Whilst our sample were not recruited during a major mood shift, they were experiencing lower-level mood instability which is both distressing and a valid treatment target (Stratford et al. 2015; Pavlova et al. 2015; Keller 2006; Otto et al. 2006; Holmes et al. 2008). The basis of our study is that IBER targets anxiety and mood instability in order to reduce distress and improve quality of life. There is also a rationale that improving skills in regulating daily emotions may enable greater control over potential larger emotional change. However, it was not the aim of our feasibility to test this relationship. A future full trial would benefit from a longer follow-up period to assess the impact of IBER on relapse rates. Any future full RCT will also need to account for the potential for non-specific therapy factors to contribute to any observed difference in group outcomes. This will include the close monitoring of all contact time via any health intervention.

This paper demonstrates a robustly conducted study which provides a strong basis for further research utilising a full trial design. Given the current lack of evidence-based psychological interventions for people diagnosed with bipolar disorder, the lack of treatment for bipolar anxiety and the favourable engagement with the imagery-focussed intervention by participants, the current intervention appears worthy of further investigation.

Availability of data and materials

Not currently applicable. The datasets generated and/or analysed during the current study will be available from the corresponding author on reasonable request following the publication of results. Details of the therapy can be found in Holmes, E.A., Hales, S.A., Young, K. & Di Simplicio, M. (2019). Imagery-Based Cognitive Therapy for Bipolar Disorder and Mood Instability. New York: Guilford Press. ISBN 9781462539055.


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We would like to thank all patients and staff from Berkshire Healthcare Foundation Trust, Oxford Health NHS Foundation Trust and the Devon Partnership Trust who took part in this study.


This project is funded by the Research for Patient Benefit programme, a UK National Institute for Health Research grant (ref. number PB-PG-1216-20009). The funding body has not influenced the design, conduct, analysis or dissemination of this study. The views expressed in this publication are those of the author(s) and not necessarily those of the NHS, NIHR or the Department of Health.

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Authors and Affiliations



CS is the CI of the study and took responsibility for the main drafting of the manuscript and made substantial contributions to conception and design. CS, EH, KW, RT, NM, MB, JS, SH and GG all made substantial contributions to conception and design of the project. RT is accountable for quantitative analysis and NM is accountable for qualitative analysis. All authors have been involved in drafting the manuscript or revising it critically for important intellectual content. All authors read and approved the final manuscript.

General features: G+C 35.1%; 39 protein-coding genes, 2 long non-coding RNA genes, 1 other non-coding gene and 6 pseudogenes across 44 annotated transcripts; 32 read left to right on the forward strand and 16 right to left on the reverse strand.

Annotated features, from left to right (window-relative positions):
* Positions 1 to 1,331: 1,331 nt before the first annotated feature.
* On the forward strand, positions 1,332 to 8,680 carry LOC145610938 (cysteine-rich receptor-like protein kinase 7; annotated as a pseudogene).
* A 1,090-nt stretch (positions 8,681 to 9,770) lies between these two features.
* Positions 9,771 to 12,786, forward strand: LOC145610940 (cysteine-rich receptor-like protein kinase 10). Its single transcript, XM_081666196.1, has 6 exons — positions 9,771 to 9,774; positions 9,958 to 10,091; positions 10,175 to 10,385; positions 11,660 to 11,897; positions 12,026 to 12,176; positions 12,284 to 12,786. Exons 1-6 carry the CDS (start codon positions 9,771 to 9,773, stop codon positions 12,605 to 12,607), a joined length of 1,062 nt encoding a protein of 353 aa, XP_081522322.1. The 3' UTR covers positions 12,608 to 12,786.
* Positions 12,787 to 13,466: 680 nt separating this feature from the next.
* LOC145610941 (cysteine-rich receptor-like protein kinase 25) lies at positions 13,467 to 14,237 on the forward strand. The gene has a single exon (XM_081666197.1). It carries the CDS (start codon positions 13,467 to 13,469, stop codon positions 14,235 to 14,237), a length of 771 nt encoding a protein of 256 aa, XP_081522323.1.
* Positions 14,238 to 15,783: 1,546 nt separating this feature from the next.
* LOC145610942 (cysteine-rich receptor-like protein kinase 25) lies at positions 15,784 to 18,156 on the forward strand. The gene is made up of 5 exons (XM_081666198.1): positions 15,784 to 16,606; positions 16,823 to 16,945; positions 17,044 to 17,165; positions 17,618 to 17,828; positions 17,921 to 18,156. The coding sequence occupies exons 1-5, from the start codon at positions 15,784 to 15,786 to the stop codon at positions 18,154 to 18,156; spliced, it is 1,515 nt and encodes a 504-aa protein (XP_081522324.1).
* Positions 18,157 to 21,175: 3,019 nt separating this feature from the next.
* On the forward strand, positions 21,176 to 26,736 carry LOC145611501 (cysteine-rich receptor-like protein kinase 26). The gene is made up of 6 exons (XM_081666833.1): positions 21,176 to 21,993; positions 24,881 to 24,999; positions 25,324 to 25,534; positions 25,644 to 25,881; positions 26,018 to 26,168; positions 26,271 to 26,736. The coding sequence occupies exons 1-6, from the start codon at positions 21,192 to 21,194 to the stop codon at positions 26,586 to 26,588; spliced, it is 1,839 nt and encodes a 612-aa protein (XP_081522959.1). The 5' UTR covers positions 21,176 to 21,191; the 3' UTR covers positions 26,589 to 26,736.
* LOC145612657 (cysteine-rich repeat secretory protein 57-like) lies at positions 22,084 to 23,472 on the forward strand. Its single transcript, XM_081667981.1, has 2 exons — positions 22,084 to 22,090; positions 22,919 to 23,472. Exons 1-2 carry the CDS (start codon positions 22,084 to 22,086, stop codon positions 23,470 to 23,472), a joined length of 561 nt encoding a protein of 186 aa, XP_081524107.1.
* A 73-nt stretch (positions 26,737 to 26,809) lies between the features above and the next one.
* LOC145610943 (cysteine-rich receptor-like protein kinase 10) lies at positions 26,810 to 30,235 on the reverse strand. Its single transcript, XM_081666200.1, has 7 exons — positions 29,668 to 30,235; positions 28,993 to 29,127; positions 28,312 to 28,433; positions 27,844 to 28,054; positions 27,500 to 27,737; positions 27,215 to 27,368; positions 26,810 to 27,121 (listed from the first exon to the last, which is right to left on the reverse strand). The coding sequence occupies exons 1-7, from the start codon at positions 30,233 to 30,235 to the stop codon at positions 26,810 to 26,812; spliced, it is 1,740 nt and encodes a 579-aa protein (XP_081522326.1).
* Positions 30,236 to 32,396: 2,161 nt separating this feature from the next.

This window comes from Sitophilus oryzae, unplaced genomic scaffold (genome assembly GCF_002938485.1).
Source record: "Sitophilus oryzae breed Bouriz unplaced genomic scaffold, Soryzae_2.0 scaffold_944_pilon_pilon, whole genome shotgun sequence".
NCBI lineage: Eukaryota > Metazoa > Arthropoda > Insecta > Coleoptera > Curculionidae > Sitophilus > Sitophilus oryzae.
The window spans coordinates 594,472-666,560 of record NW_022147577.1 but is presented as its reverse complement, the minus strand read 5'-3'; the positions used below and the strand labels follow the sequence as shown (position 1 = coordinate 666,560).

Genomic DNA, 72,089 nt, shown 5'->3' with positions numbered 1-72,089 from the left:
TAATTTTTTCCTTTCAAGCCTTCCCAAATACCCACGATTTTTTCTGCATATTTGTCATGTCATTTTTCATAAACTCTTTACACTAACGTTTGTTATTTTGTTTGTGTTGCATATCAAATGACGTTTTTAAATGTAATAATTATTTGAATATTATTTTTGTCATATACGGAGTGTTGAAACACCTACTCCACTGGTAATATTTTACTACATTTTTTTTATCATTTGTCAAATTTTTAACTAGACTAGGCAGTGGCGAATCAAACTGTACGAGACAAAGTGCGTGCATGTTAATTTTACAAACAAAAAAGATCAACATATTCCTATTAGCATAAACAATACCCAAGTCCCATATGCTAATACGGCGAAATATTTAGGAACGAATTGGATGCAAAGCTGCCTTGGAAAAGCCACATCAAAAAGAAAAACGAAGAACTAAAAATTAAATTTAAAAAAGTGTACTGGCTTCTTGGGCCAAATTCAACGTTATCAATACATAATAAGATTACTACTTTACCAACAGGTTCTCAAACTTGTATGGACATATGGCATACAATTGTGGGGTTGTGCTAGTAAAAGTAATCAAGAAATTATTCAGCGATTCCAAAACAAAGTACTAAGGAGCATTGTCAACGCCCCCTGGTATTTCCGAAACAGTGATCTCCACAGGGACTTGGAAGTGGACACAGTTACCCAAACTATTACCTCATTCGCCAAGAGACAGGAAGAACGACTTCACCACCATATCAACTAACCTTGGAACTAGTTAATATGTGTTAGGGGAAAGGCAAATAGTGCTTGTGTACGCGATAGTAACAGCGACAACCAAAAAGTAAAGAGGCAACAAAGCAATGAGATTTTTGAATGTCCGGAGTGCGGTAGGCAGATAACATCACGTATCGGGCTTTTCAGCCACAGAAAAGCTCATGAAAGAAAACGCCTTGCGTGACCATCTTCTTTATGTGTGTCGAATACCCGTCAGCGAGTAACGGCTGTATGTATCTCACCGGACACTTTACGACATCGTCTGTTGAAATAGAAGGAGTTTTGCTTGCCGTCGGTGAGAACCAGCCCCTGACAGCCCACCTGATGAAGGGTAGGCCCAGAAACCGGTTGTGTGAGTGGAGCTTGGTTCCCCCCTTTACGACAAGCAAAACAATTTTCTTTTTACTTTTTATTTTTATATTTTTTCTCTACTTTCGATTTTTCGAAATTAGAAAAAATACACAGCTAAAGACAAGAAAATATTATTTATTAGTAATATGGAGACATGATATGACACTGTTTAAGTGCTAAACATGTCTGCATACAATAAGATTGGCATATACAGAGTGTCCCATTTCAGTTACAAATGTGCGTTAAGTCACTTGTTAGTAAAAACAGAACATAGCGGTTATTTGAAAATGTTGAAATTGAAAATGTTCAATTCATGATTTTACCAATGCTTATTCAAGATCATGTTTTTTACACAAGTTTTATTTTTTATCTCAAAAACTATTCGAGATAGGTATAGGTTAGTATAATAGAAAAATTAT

Corresponding author

Correspondence to Kim Wright.

Ethics declarations

Ethics approval and consent to participate

Informed consent was obtained from all study participants. The study has been reviewed and given a favourable opinion by Berkshire-B Research Ethics RES NHS Committee (ref. no. 18/SC/0164). The trial sponsor was Berkshire Healthcare NHS Foundation Trust, Mr Stephen Zingwe, R&D Department, BHFT, School of Psychology & Clinical Language Sciences, University of Reading, RG6 6AL. The sponsor has not influenced the design, analysis or dissemination of the study.

Consent for publication

Not applicable.

Competing interests

The authors EH and SH contributed to the development of the intervention. EH, SH, KW, JS & GG have all published papers relating the psychological treatment of bipolar disorder. SH, SG and KW have been paid to deliver training in the psychological treatment of bipolar disorder. EH receives book royalties from Guildford Press and Oxford University Press. No other authors have any competing financial or nonfinancial interests.

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Steel, C., Wright, K., Goodwin, G.M. et al. The IBER study: a feasibility randomised controlled trial of imagery based emotion regulation for the treatment of anxiety in bipolar disorder. Int J Bipolar Disord 11, 27 (2023).

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  • Bipolar disorder
  • Anxiety
  • Emotion regulation
  • Mental imagery
  • Psychological intervention
  • Feasibility